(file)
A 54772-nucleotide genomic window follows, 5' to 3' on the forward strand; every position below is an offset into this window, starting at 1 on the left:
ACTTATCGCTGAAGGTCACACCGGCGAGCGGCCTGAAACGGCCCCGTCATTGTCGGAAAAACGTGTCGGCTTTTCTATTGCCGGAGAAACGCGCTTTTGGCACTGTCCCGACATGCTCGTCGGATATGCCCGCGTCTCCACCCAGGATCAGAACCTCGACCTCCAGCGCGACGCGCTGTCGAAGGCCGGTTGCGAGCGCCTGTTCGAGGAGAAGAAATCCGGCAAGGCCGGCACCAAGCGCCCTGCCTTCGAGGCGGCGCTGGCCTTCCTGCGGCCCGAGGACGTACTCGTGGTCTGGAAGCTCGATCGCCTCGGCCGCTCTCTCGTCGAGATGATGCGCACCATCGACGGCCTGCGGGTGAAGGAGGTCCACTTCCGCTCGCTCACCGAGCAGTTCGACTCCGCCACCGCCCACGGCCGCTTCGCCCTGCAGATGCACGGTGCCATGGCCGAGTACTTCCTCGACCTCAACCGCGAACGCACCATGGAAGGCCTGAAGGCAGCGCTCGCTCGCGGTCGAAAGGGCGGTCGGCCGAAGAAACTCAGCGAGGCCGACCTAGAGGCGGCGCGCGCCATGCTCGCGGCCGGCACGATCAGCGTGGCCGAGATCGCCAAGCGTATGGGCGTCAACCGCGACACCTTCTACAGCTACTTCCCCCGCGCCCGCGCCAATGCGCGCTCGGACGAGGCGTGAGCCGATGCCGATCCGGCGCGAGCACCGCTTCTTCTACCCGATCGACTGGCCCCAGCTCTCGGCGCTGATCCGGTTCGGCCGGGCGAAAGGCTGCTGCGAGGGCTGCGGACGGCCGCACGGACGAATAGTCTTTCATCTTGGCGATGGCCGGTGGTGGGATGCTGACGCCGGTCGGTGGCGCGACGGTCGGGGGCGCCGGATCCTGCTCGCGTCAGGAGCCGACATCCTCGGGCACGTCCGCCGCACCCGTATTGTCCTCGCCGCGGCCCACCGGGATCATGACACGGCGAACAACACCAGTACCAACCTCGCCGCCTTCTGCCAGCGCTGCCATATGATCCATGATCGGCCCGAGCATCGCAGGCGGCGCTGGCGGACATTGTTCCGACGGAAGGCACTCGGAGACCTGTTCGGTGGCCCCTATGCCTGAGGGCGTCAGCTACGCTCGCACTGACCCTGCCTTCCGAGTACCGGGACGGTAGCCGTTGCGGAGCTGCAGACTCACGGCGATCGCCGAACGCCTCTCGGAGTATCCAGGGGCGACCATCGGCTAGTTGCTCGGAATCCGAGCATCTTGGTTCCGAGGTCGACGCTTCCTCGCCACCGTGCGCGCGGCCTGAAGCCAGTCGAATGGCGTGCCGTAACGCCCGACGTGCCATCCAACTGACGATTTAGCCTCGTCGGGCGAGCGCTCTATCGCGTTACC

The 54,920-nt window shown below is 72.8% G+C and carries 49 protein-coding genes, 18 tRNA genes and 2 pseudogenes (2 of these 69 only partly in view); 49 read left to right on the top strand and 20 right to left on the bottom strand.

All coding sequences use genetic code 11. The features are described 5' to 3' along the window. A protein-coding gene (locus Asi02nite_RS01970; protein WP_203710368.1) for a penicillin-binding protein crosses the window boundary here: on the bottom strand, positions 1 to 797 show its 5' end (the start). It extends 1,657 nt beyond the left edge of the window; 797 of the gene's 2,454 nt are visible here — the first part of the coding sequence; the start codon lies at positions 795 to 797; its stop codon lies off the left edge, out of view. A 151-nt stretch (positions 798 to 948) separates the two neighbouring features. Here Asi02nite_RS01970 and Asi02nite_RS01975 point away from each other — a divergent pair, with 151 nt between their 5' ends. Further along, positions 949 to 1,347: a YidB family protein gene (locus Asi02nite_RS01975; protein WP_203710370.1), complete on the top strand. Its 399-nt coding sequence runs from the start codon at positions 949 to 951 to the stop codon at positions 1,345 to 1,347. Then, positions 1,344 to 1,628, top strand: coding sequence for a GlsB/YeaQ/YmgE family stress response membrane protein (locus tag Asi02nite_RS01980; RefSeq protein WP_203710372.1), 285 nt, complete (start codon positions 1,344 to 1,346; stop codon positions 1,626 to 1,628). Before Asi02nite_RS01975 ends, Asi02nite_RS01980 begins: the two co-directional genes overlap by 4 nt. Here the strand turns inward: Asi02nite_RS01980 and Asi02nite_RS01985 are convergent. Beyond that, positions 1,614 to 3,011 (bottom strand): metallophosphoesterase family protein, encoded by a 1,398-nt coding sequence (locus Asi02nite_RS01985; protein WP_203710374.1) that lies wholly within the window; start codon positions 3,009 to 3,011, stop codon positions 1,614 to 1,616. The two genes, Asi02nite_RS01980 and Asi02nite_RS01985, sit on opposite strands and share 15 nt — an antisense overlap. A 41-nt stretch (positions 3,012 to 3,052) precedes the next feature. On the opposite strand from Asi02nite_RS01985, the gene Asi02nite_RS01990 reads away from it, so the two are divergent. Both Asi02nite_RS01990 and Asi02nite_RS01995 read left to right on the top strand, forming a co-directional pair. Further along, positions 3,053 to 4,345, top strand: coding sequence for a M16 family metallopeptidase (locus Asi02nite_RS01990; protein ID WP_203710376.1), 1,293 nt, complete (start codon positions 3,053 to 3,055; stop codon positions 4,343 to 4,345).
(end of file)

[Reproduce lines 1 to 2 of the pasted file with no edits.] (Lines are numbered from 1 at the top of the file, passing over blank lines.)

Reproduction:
A 54772-nucleotide genomic window follows, 5' to 3' on the forward strand; every position below is an offset into this window, starting at 1 on the left:
ACTTATCGCTGAAGGTCACACCGGCGAGCGGCCTGAAACGGCCCCGTCATTGTCGGAAAAACGTGTCGGCTTTTCTATTGCCGGAGAAACGCGCTTTTGGCACTGTCCCGACATGCTCGTCGGATATGCCCGCGTCTCCACCCAGGATCAGAACCTCGACCTCCAGCGCGACGCGCTGTCGAAGGCCGGTTGCGAGCGCCTGTTCGAGGAGAAGAAATCCGGCAAGGCCGGCACCAAGCGCCCTGCCTTCGAGGCGGCGCTGGCCTTCCTGCGGCCCGAGGACGTACTCGTGGTCTGGAAGCTCGATCGCCTCGGCCGCTCTCTCGTCGAGATGATGCGCACCATCGACGGCCTGCGGGTGAAGGAGGTCCACTTCCGCTCGCTCACCGAGCAGTTCGACTCCGCCACCGCCCACGGCCGCTTCGCCCTGCAGATGCACGGTGCCATGGCCGAGTACTTCCTCGACCTCAACCGCGAACGCACCATGGAAGGCCTGAAGGCAGCGCTCGCTCGCGGTCGAAAGGGCGGTCGGCCGAAGAAACTCAGCGAGGCCGACCTAGAGGCGGCGCGCGCCATGCTCGCGGCCGGCACGATCAGCGTGGCCGAGATCGCCAAGCGTATGGGCGTCAACCGCGACACCTTCTACAGCTACTTCCCCCGCGCCCGCGCCAATGCGCGCTCGGACGAGGCGTGAGCCGATGCCGATCCGGCGCGAGCACCGCTTCTTCTACCCGATCGACTGGCCCCAGCTCTCGGCGCTGATCCGGTTCGGCCGGGCGAAAGGCTGCTGCGAGGGCTGCGGACGGCCGCACGGACGAATAGTCTTTCATCTTGGCGATGGCCGGTGGTGGGATGCTGACGCCGGTCGGTGGCGCGACGGTCGGGGGCGCCGGATCCTGCTCGCGTCAGGAGCCGACATCCTCGGGCACGTCCGCCGCACCCGTATTGTCCTCGCCGCGGCCCACCGGGATCATGACACGGCGAACAACACCAGTACCAACCTCGCCGCCTTCTGCCAGCGCTGCCATATGATCCATGATCGGCCCGAGCATCGCAGGCGGCGCTGGCGGACATTGTTCCGACGGAAGGCACTCGGAGACCTGTTCGGTGGCCCCTATGCCTGAGGGCGTCAGCTACGCTCGCACTGACCCTGCCTTCCGAGTACCGGGACGGTAGCCGTTGCGGAGCTGCAGACTCACGGCGATCGCCGAACGCCTCTCGGAGTATCCAGGGGCGACCATCGGCTAGTTGCTCGGAATCCGAGCATCTTGGTTCCGAGGTCGACGCTTCCTCGCCACCGTGCGCGCGGCCTGAAGCCAGTCGAATGGCGTGCCGTAACGCCCGACGTGCCATCCAACTGACGATTTAGCCTCGTCGGGCGAGCGCTCTATCGCGTTACC